Subsequent editions empirically documented the increase in legislative-process deviations,
See Barbara Sinclair, Unorthodox Lawmaking 261–65 & tbls.10.1, 10.2, 10.3 & 10.4 (4th ed. 2012) [hereinafter Sinclair, Unorthodox Lawmaking (4th ed.)] (presenting empirical findings showing increase in unorthodox process).
a phenomenon elaborated on in a coauthored empirical study of congressional drafters by one of us.
Lisa Schultz Bressman & Abbe R. Gluck, Statutory Interpretation from the Inside—An Empirical Study of Congressional Drafting, Delegation and the Canons: Part II, 66 Stan. L. Rev. 725, 758–63 (2014) [hereinafter Bressman & Gluck, Part II]; Abbe R. Gluck & Lisa Schultz Bressman, Statutory Interpretation from the Inside—An Empirical Study of Congressional Drafting, Delegation and the Canons: Part I, 65 Stan. L. Rev. 901, 979–82 (2013) [hereinafter Gluck & Bressman, Part I].
On the administrative law side, separate work by two of us has begun to develop the modern unorthodox rulemaking account.
Daniel A. Farber & Anne Joseph O’Connell, The Lost World of Administrative Law, 92 Tex. L. Rev. 1137, 1154–73 (2014); Rosa Po, Unorthodox Rulemaking: The New Regulatory Process in Administrative Agencies 33–45 (June 2015) (unpublished manuscript) (on file with the Columbia Law Review) [hereinafter Po, New Regulatory Process].
Until now, these two accounts mostly have been discussed in isolation and have themselves relied on fairly simplified description.
To the extent that the practices of the legislation and rulemaking side have been linked, it has been only through a recently emerging story of partisan gridlock. See, e.g., Michael S. Greve & Ashley C. Parrish, Administrative Law Without Congress, 22 Geo. Mason L. Rev. 501, 535 (2015) (discussing “deep partisan division” in which Congress must legislate and resulting agency action); Gillian E. Metzger, Agencies, Polarization, and the States, 115 Colum. L. Rev. 1739, 1757–58 (2015) [hereinafter Metzger, Agencies, Polarization, and the States] (examining agency action in polarized political environment); David E. Pozen, Self-Help and the Separation of Powers, 124 Yale L.J. 2, 41 (2014) (discussing increased polarization of Senate and “widespread fear” of “breakdown of our system of representative government” and implications for presidential self-help); Josh Blackman, Gridlock and Executive Power 23 (July 15, 2014) (unpublished manuscript), http://ssrn.com/abstract=2466707 [http://perma.cc/G38P-8Z3V] (last updated Aug. 12, 2014) (noting link between perceived legislative breakdown and increased use of unorthodox executive maneuvers); Po, New Regulatory Process, supra note 29 (examining passage and implementation of ACA through gridlock lens).
In contrast, we argue here that the legislative and rulemaking processes are inextricably linked, and that each set of unorthodoxies feeds into and illuminates the other. We also argue that it would be a return to the Schoolhouse Rock! fiction to fail to appreciate the sheer variety of deviations from the textbook process that fall under the general umbrella of unorthodox policymaking. Omnibus bills and rules are different from emergency bills and rules; both are different from unorthodox delegations; and so on.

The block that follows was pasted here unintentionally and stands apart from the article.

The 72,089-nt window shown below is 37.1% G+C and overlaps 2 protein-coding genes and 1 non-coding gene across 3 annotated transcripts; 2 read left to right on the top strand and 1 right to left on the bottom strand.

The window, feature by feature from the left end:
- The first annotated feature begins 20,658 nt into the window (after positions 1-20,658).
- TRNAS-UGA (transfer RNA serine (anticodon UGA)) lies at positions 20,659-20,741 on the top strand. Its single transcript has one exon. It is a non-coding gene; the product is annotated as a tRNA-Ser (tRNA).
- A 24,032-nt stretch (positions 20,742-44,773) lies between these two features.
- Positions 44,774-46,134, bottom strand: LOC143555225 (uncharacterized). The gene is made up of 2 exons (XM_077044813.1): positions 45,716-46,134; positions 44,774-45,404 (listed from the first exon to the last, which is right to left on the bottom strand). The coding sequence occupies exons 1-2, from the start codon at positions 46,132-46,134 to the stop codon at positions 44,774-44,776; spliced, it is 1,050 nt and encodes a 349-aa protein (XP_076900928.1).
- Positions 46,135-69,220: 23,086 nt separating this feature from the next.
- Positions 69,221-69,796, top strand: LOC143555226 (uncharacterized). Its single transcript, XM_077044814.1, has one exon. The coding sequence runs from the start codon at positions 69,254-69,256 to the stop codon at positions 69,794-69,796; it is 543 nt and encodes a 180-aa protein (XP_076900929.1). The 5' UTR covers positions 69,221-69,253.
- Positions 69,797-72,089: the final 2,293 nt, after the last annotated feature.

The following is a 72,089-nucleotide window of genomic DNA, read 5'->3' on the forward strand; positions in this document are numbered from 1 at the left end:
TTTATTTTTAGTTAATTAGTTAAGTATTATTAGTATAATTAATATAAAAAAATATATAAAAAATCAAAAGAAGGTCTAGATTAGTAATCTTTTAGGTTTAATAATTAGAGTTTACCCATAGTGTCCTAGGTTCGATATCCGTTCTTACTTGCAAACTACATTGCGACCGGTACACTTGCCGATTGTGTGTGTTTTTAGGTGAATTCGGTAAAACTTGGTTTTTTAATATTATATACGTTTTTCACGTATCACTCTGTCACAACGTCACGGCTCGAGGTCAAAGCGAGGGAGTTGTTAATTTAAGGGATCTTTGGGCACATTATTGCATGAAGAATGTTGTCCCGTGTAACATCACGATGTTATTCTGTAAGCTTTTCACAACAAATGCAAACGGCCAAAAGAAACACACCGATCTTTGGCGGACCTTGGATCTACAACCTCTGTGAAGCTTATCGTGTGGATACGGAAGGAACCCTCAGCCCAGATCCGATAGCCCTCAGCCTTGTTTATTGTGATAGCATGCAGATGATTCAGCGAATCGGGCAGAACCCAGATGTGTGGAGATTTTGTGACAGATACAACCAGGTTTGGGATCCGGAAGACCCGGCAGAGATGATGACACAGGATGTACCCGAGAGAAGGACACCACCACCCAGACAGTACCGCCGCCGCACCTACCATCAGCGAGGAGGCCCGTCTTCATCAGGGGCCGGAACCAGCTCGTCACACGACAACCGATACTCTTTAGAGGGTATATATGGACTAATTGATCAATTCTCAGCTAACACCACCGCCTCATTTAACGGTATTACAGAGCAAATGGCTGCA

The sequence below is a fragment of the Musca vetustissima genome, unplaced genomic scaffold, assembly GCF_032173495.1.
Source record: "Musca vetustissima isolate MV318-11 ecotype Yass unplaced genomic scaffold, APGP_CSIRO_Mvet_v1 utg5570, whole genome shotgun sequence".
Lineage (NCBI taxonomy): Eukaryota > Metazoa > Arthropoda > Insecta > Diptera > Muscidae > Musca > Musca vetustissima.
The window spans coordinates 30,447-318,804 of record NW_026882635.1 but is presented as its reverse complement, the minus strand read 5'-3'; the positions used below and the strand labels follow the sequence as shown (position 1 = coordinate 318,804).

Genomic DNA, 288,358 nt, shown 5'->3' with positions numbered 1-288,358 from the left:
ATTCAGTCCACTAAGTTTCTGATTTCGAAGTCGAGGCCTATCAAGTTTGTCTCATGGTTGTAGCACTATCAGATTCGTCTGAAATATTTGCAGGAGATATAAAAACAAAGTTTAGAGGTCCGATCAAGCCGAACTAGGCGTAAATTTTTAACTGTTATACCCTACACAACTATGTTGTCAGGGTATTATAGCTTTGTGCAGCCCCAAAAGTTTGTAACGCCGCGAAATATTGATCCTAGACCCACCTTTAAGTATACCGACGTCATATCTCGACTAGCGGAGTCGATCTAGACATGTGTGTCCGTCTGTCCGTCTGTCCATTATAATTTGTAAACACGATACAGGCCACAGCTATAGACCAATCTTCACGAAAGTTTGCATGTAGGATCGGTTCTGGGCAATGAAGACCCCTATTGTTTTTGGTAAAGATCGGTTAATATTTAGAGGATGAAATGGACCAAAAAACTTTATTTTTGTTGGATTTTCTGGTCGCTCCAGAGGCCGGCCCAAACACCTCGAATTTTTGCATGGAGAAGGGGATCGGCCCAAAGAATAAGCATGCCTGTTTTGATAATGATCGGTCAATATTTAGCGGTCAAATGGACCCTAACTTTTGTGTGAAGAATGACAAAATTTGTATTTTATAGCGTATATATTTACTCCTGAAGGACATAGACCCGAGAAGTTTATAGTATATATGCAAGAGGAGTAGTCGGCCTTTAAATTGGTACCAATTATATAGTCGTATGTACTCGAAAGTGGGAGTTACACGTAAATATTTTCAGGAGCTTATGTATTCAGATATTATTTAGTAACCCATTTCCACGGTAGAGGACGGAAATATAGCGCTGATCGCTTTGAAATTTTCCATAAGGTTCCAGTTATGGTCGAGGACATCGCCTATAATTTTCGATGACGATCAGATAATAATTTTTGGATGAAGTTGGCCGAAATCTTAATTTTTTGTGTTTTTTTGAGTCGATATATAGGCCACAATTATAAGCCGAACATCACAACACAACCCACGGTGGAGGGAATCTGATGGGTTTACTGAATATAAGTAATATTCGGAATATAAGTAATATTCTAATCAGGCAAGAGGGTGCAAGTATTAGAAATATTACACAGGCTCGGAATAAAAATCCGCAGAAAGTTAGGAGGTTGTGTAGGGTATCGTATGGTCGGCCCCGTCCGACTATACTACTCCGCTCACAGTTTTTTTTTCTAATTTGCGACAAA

Part I expands the preexisting descriptive account by developing a new typology of these deviations and roughly surveying their scope empirically. Part II explores these connections as well as other ways in which common motivations, such as gridlock, institutional complexity, and fiscal constraints, give rise to the deviations in both branches. The final two Parts investigate the normative and legal implications of our descriptive account. As Part III explains, these unconventional practices allow certain institutional actors to gain and lose power and offer benefits and drawbacks for social welfare and democratic legitimacy. Part IV looks to doctrine and details how, in the contexts of both statutory interpretation and administrative law, these unorthodoxies have been largely invisible, even as the courts seem obsessed with ensuring that judicial decisions in statutory cases reflect how Congress legislates or that agencies otherwise faithfully execute Congress’s commands.
Two brief examples will illustrate our direction. On the legislation side, take the simple example of one of the Court’s favorite interpretive rules—that a term used in one part of a statute means the same thing when used in another part.
See, e.g., W. Va. Univ. Hosps., Inc. v. Casey, 499 U.S. 83, 97–99 (1991) (applying same meaning of “attorney’s fees” across U.S. Code).
While this “presumption of consistent usage” may make sense for very short statutes, or statutes involving a single subject matter drafted by a single congressional committee, it makes little sense for omnibus deals that put together diverse statutes, drafted at different times, by different institutional actors. On the administrative law side, to take another basic example, the Supreme Court has yet to decide how its central deference doctrine—Chevron—applies when multiple agencies share authority.
See Jacob E. Gersen, Overlapping and Underlapping Jurisdiction in Administrative Law, 2006 Sup. Ct. Rev. 201, 221 [hereinafter Gersen, Overlapping and Underlapping] (highlighting uncertainty under Chevron “about whether deference is warranted for agency views of a statute that multiple agencies . . . administer”).